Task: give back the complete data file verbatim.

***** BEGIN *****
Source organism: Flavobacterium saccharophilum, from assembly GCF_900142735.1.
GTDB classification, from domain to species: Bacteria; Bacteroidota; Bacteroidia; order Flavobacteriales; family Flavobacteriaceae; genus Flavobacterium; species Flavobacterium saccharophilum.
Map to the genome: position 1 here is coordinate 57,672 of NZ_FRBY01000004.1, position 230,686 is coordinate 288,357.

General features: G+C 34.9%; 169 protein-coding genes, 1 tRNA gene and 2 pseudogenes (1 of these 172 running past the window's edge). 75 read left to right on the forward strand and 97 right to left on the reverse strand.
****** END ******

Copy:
Source organism: Flavobacterium saccharophilum, from assembly GCF_900142735.1.
GTDB classification, from domain to species: Bacteria; Bacteroidota; Bacteroidia; order Flavobacteriales; family Flavobacteriaceae; genus Flavobacterium; species Flavobacterium saccharophilum.
Map to the genome: position 1 here is coordinate 57,672 of NZ_FRBY01000004.1, position 230,686 is coordinate 288,357.

General features: G+C 34.9%; 169 protein-coding genes, 1 tRNA gene and 2 pseudogenes (1 of these 172 running past the window's edge). 75 read left to right on the forward strand and 97 right to left on the reverse strand.